But a sailor can look at a painting of a sailboat and know if the painter knew about sailboats. I’ve spent over fifty years looking at plans for public spaces and I can tell if the designer has properly considered how people will fit and function within that space. In consideration of COVID-19 social distancing issues, the Al Fresco plan to rescue Main Street from the pandemic is like a sailboat drawn by a Tibetan recluse.
I was a lighting design consultant for the first nightclubs Disney built in Florida and I remember when I saw the plans and said, “There aren’t enough bathrooms. Drinking makes people pee and you want to keep them inside buying drinks…” There were several brilliant people on that design team, but their usual attractions made money moving people through the attraction. A nightclub makes money keeping people in and an attraction makes money moving people through.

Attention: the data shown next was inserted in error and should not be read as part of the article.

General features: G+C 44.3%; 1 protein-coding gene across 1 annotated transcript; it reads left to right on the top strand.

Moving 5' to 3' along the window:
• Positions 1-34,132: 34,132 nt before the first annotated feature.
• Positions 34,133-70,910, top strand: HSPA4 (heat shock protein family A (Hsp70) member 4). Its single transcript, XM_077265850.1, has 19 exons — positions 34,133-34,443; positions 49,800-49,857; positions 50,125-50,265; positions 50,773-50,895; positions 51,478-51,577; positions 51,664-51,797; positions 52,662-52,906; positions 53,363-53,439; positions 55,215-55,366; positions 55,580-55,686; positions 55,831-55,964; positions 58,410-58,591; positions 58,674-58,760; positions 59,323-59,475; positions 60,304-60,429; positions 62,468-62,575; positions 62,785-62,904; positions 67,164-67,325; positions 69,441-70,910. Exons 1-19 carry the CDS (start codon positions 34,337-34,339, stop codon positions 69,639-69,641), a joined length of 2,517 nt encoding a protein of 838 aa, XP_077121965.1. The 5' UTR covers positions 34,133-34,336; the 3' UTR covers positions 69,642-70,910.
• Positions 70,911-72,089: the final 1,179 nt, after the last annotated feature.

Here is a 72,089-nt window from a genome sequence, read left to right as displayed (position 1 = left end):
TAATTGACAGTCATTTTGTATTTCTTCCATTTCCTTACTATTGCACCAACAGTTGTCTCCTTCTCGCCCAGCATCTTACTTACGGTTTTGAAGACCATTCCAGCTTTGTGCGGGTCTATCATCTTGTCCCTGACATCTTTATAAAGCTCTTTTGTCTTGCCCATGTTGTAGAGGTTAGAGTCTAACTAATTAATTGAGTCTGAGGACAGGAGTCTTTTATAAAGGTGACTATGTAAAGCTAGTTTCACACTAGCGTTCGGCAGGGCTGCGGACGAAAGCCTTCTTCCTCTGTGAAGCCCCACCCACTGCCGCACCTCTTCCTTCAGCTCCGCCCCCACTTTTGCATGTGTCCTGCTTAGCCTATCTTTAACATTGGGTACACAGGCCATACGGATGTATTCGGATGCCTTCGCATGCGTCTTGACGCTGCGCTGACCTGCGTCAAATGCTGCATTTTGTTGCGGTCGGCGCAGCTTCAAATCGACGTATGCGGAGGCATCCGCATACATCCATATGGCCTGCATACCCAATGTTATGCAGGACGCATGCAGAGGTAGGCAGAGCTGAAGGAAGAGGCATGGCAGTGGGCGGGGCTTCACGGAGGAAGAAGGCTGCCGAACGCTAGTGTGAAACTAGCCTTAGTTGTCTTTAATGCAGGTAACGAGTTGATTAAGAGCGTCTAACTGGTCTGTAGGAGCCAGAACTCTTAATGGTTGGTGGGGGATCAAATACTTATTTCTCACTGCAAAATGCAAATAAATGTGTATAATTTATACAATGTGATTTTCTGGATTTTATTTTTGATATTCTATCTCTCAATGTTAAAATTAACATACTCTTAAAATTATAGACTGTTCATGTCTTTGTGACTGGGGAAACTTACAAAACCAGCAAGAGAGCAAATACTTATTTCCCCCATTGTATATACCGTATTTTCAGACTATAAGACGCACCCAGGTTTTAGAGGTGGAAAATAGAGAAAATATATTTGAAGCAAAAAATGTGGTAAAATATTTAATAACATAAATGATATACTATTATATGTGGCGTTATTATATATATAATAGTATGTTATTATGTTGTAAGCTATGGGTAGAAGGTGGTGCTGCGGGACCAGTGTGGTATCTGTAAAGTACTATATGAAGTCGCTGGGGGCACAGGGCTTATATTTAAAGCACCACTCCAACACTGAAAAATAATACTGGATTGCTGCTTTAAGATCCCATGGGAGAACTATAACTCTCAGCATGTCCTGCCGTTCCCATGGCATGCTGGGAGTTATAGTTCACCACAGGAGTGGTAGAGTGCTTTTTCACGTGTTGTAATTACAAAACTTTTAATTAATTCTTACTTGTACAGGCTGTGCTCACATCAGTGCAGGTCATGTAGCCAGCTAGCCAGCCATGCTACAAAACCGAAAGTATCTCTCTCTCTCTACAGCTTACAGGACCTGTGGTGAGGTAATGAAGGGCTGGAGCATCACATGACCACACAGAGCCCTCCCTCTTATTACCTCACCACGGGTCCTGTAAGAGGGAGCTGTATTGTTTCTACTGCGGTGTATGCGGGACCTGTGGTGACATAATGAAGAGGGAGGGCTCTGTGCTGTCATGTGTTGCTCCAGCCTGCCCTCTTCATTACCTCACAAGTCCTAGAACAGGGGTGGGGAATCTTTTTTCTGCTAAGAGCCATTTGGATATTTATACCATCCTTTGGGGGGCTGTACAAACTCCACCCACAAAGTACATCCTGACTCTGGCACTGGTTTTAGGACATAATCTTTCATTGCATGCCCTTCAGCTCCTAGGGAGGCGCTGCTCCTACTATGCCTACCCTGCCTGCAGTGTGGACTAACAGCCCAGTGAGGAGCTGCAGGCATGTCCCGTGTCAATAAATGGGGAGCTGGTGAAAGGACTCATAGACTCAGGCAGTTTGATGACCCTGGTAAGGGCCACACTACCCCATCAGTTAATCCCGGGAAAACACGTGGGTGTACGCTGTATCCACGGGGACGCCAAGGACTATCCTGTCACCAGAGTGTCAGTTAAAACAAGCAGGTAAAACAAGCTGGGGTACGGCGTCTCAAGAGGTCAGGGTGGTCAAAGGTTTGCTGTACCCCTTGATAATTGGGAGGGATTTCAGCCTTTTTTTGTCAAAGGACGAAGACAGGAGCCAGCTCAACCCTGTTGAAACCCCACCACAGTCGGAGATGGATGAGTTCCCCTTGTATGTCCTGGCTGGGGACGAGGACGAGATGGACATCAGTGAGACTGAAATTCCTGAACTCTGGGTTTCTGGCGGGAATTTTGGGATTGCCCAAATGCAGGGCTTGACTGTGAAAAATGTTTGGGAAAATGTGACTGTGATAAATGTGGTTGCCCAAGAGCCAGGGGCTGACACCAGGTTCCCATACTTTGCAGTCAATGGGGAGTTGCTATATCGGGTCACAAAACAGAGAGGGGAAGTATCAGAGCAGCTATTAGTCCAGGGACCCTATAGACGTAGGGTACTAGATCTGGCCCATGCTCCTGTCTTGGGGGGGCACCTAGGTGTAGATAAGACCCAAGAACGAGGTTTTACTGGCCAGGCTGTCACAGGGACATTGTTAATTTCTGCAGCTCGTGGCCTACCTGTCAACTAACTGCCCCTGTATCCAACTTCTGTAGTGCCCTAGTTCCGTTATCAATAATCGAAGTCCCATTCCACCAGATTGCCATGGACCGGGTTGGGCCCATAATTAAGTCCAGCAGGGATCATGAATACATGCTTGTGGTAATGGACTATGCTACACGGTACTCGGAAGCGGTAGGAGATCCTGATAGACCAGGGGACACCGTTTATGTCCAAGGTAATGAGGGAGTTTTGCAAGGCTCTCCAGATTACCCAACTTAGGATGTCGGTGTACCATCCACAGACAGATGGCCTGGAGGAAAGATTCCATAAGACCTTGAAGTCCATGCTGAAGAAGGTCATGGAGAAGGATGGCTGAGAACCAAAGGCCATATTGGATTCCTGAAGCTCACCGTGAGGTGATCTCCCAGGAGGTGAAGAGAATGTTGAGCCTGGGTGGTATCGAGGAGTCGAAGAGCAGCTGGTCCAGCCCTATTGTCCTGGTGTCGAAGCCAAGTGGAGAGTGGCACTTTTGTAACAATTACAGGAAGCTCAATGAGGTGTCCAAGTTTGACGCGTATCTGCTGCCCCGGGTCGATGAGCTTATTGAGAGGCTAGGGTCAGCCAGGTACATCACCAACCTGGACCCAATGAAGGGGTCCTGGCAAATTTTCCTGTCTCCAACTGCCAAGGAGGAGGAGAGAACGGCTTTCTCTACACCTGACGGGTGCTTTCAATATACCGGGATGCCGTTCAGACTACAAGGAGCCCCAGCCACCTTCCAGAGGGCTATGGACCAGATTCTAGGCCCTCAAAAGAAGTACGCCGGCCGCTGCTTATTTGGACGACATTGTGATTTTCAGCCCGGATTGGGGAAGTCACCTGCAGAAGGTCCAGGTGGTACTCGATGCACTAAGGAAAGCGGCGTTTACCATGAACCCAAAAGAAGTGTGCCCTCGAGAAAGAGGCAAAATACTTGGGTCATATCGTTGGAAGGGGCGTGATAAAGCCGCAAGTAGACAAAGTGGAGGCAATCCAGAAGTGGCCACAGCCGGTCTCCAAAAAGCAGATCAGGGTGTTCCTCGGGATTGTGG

Their projects always provided plenty of bathroom buildings outside, so that’s where people go “to go” in Disney’s world. Like the traffic engineers who designed Main Street’s Al Fresco pavement plan, these Disney Imagineers weren’t considering what the people in their nightclub should be doing, which in the case of Main Street should be social distancing.
“How will people and vehicles navigate this space?” I thought when I saw the plan. “Where will people sit or stand to avoid the virus?”
I have studied the published COVID social distancing and preventive barrier specifications as a matter of interest, so I know designing a contagion safe layout is like a difficult tabletop puzzle, where the pieces are already too large to all fit easily together. When the tabletop gets smaller, the puzzle becomes impossible to solve. Main Street is 60 feet wide, and this plan slices a 38-foot wide channel right down the center, subtracting space while adding congestion and vapors.